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Rios v. Jenkins

United States District Court, N.D. Ohio, Eastern Division

August 28, 2017

STEVEN RIOS, Petitioner,
v.
CHARLOTTE JENKINS, [1] Warden, Respondent.

          MEMORANDUM OF OPINION AND ORDER

          Benita Y. Pearson, United States District Judge.

         Pro Se Petitioner Steven Rios, an Ohio prisoner at the Chillicothe Correctional Institution, filed a Petition for a Writ of Habeas Corpus pursuant to 28 U.S.C. § 2254 (ECF No. 11), alleging four (4) grounds for relief which challenge the constitutional sufficiency of his conviction in Williams County, Ohio Court of Common Pleas Case No. 12CR000028. The case was referred to Magistrate Judge William H. Baughman, Jr. for a Report and Recommendation pursuant to 28 U.S.C. § 636 and Local Rule 72.2(b)(2). The magistrate judge subsequently issued a Report & Recommendation (ECF No. 22). In his Report, the magistrate judge recommends that the Court deny the petition in part because Grounds One and Two fail on the merits. In addition, it is recommended that the Court dismiss the Petition in part because Ground Three is procedurally defaulted and Ground Four is not cognizable in this federal habeas corpus proceeding. Petitioner filed timely Objections to the magistrate judge's Report (ECF No. 24). The Court, after reviewing the Objections, hereby adopts the Report and dismisses the Petition in part and denies the Petition in part.

         I. Facts

         On direct appeal, the Ohio Court of Appeals described the factual background of Petitioner's trial, conviction, and sentencing as follows:

{¶ 2} On August 12, 2010, then nine-year-old C.N. was brought to a Montpelier, Ohio emergency room by her mother. Mother and daughter told the emergency room physician that C.N. had experienced vaginal bleeding and irritation earlier that month. The mother told the physician that she believed her daughter might be experiencing an early onset of puberty.
{¶ 3} The physician examined the girl and found she exhibited no other traits associated with the onset of puberty. Neither did he find anything to explain the vaginal bleeding and irritation of which she complained. On suspicion that C.N. might be the victim of child abuse, the physician reported the matter to the Williams County Department of Job and Family Services.
{¶ 4} Sometime later, a child abuse investigator visited the school where C.N. and her 11-year-old brother, T.N., attended. The investigator conducted an interview with both children, the result of which was the immediate removal of the children from their home and placement in foster care.
{¶ 5} C.N. later testified at trial that, while her mother worked, she was sometimes left in the care of her mother's boyfriend, appellant, Steven Rios. During one such occasion, C.N. testified, appellant undressed the girl and inserted his “boy part” into her “girl part.” “It hurt” and caused bleeding, the girl reported. Another time, “He stuck his boy part in, or in my mouth.” [sic] C.N. was examined by a physician, Dr. Randall Schlievert, who specializes in child abuse. Based on his on examination and interview with the child and a review of the emergency room report, Dr. Schlievert diagnosed C.N. as a victim of sexual abuse.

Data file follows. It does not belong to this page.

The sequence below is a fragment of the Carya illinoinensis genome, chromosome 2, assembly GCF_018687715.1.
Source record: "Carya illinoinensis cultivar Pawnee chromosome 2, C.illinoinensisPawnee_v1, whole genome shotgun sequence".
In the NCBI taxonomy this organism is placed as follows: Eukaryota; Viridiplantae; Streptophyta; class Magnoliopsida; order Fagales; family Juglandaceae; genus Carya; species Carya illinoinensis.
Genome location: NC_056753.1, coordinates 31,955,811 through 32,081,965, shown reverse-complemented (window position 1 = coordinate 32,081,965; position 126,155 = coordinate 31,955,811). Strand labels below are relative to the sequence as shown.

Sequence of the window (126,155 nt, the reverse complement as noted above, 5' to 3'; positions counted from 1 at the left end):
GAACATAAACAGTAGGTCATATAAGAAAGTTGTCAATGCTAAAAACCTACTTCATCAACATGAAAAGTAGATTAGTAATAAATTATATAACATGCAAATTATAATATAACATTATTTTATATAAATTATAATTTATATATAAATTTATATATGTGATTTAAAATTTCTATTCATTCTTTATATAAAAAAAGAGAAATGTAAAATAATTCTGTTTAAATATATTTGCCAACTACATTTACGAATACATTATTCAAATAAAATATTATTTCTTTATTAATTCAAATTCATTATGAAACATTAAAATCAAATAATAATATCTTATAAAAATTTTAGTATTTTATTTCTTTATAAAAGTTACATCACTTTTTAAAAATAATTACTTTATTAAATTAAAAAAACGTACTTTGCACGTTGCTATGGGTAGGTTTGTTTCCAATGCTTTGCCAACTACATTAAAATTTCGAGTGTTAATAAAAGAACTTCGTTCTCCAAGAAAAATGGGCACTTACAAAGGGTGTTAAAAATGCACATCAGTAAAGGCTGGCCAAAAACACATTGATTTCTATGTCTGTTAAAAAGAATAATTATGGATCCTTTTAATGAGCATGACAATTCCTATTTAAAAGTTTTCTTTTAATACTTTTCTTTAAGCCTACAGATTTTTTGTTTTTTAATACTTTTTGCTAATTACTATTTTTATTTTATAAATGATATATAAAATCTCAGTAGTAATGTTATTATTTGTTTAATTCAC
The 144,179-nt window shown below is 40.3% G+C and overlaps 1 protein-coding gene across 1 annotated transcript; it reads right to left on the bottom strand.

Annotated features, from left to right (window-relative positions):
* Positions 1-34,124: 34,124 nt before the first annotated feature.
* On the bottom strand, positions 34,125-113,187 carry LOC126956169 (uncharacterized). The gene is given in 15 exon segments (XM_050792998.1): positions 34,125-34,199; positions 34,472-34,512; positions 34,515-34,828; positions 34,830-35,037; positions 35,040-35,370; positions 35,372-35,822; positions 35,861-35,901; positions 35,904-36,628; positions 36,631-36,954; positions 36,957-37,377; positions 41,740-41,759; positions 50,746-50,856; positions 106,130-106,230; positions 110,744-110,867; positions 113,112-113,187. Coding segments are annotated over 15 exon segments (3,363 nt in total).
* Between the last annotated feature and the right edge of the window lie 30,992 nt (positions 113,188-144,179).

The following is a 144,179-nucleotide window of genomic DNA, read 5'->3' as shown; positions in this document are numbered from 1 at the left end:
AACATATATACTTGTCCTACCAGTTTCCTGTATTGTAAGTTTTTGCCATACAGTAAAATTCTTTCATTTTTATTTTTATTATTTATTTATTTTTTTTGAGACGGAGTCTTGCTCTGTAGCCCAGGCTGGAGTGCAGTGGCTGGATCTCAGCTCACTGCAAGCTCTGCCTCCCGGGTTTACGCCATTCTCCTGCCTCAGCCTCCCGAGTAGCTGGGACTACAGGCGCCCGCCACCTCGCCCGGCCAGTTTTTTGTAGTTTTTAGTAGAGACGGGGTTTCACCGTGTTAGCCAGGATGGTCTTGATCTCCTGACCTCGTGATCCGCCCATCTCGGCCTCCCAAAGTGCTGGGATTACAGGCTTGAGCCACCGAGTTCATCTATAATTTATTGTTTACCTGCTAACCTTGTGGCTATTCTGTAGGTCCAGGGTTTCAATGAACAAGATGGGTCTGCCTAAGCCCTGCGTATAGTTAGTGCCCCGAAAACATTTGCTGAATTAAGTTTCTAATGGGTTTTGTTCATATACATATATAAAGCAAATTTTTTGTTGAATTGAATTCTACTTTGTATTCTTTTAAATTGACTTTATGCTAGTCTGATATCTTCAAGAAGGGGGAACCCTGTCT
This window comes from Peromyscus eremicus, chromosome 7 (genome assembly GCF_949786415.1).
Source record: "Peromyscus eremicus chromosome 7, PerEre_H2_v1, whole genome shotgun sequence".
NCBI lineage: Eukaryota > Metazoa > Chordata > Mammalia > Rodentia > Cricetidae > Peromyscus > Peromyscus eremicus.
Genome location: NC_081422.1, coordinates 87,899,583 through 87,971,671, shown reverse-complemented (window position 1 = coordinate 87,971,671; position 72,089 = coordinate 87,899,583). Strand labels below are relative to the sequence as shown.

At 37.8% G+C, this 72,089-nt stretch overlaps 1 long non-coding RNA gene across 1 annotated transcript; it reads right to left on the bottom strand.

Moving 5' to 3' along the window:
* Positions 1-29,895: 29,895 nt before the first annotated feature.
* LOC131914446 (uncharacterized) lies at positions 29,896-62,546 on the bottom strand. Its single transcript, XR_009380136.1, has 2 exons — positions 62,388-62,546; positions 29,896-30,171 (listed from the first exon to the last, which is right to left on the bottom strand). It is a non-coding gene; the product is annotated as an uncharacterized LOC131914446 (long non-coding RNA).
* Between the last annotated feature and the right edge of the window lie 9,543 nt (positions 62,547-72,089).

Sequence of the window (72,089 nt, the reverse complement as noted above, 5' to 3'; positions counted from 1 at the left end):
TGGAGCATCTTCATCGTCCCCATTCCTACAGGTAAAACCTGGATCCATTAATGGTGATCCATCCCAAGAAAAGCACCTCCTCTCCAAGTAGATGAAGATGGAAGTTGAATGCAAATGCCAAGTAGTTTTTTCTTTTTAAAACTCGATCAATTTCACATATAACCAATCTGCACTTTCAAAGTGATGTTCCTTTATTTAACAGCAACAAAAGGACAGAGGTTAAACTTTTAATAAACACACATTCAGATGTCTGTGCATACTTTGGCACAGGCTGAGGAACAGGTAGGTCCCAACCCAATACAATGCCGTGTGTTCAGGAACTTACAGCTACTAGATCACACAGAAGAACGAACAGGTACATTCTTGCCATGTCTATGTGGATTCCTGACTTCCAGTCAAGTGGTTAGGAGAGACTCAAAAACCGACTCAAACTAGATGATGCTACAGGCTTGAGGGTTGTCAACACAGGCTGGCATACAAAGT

{¶ 6} T.N. testified that on multiple occasions appellant “would make me suck his talliwacker.” Both children testified that appellant threatened to harm them if they told anyone. Even so, according to C.N., she told her mother, the result of which was the 2010 trip to the emergency room.
{¶ 7} On February 15, 2012, appellant was named in a three count indictment handed down by the Williams County Grand Jury. The indictment charged three counts of rape of a child under age 13, with a specification on two of the counts that the victim was under age 10. Appellant pled not guilty and the matter proceeded to a trial before a jury.
{¶ 8} At trial, C.N. and T.N both testified, as did the emergency room physician, the child abuse expert and his assistant. Appellant rested without presenting evidence.
{¶ 9} The jury found appellant guilty of all counts and specifications. The court accepted the verdict and, on December 13, 2012, sentenced appellant to mandatory indefinite terms of imprisonment of 15 years to life on two counts and from 10 years to life on the third count. The court ordered the terms of imprisonment to be served consecutively. . . .

State v. Rios, No. WM-13-004, 2014 WL 356766, at *1 (Ohio App. 6th Dist. Jan. 31, 2014); State Court Record Ex. 16 (ECF No. 8-5 at PageID #: 630-40). In June 2014, the Ohio Supreme Court declined to accept jurisdiction of the appeal, State v. Rios, 139 Ohio St.3d 1417 (2014) State Court Record Ex. 20 (ECF No. 8-5 at PageID #: 676), and Petitioner did not further appeal to the United States Supreme Court.

         On October 29, 2014, [2] Petitioner filed the instant Petition for a Writ of Habeas Corpus (ECF No. 1).

         II. Standard of Review for a Magistrate Judge's Report and Recommendation

         When objections have been made to the Magistrate Judge's Report and Recommendation, the District Court standard of review is de novo. Fed. R. Civ. 72(b)(3).

         A district judge:

must determine de novo any part of the magistrate judge's disposition that has been properly objected to. The district judge may accept, reject, or modify the recommended disposition; receive further evidence; or return ...

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